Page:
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Ratings Update: Gleneagles good, but not yet a Guineas great

Tony McFadden looks back on the weekend's action from Newmarket and provides you with the latest Ratings updates.

The 2015 running of the 2000 Guineas probably wasn’t a vintage renewal, though we did see an impressive winner in Gleneagles as he stamped his authority in decisive fashion, beating French raider Territories by two and a quarter lengths, with a further three-quarters of a length back to Ivawood in third.

The 18-runner field split into two distinct groups, one led by Home of The Brave down the stand rail, the other by Kool Kompany in the centre, and it looked as if those racing in the stand-side group enjoyed a slight advantage, though there’s little doubt that Gleneagles, who was positioned perfectly, was much the best in any case.

Gleneagles proved a prolific winner as a juvenile, finishing first past the post on every start other than on debut, and his record would have been even better had he not been disqualified in the Prix Jean-Luc Lagardere. Gleneagles was a tad unfortunate at Longchamp as he was superior to his rivals, though he did undoubtedly cause interference having hung right-handed – not for the first time, incidentally – so connections will have been delighted that he looked much more straightforward at Newmarket, showing little sign of waywardness.

Gleneagles is clearly the outstanding three-year-old miler at present and, looking more about speed than stamina, it’s unsurprising that connections have indicated that he will be targeted at races such as the Irish 2000 Guineas and St James’s Palace. Given the manner in which Gleneagles cruised through the Guineas, and the speed with which he settled the contest when asked to quicken, it’s difficult to make a convincing case for those in behind turning the tables. It is worth noting, however, that Ivawood was disadvantaged by racing in the centre group, while Estidhkaar, a crushing disappointment on the day, has shown form to be competitive at Group 1 level, so they might be capable of putting up a better fight under different circumstances.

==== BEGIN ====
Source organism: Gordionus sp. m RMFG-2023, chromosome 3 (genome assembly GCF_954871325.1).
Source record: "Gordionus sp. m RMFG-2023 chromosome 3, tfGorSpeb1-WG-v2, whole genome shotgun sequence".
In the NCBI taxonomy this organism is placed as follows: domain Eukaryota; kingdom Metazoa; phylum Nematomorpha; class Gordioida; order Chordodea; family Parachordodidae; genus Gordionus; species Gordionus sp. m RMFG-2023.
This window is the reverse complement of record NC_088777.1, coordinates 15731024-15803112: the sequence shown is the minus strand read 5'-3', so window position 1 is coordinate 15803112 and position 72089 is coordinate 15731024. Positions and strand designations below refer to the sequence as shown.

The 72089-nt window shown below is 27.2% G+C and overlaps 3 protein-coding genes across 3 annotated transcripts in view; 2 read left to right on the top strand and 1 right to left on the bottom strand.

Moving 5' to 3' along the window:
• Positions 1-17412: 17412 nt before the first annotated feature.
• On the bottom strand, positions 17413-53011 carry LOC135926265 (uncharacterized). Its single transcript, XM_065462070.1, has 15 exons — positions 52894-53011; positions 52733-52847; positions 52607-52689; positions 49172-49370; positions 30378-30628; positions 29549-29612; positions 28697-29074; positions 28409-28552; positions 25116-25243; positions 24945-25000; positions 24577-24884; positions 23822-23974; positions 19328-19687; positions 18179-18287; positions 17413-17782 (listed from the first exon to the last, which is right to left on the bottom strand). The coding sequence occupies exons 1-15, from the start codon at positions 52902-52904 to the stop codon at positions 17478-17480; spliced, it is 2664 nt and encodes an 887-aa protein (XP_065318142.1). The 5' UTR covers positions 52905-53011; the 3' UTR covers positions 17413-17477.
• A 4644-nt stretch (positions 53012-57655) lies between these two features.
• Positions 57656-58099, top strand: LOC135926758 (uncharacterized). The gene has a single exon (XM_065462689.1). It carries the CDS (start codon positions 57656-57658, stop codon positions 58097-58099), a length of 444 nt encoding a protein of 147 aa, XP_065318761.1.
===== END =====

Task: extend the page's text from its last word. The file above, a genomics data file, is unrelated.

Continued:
Gleneagles earned a Timeform rating of 126 for his win in the 2000 Guineas: this marks him down as an up-to-scratch winner of the opening classic, though not necessarily an outstanding one. The graphic below shows that Gleneagles’ victory was the sixth best Guineas-winning performance in the past decade.

top Guineas winners

There was a minor shock in the Group 2 Jockey Club Stakes as Telescope failed to make the most of what had seemed a good opportunity, losing out to Second Step in a close finish. In truth, Telescope didn’t run badly on his reappearance, somewhere in the region of half a stone below his very best, and can be expected to put up a bold defence of his Hardwicke Stakes crown at Royal Ascot, the benefit of this run unlikely to be lost on him. The Hardwicke has also been mentioned as a possible target for the progressive winner, Second Step, and he wouldn’t need to improve a great deal on his new rating of 121p to prove competitive. Second Step hails from a yard that tend to do well with late-maturing types, and with the possibility of even better to come over longer trips, should connections explore that option later in the season, the future is bright.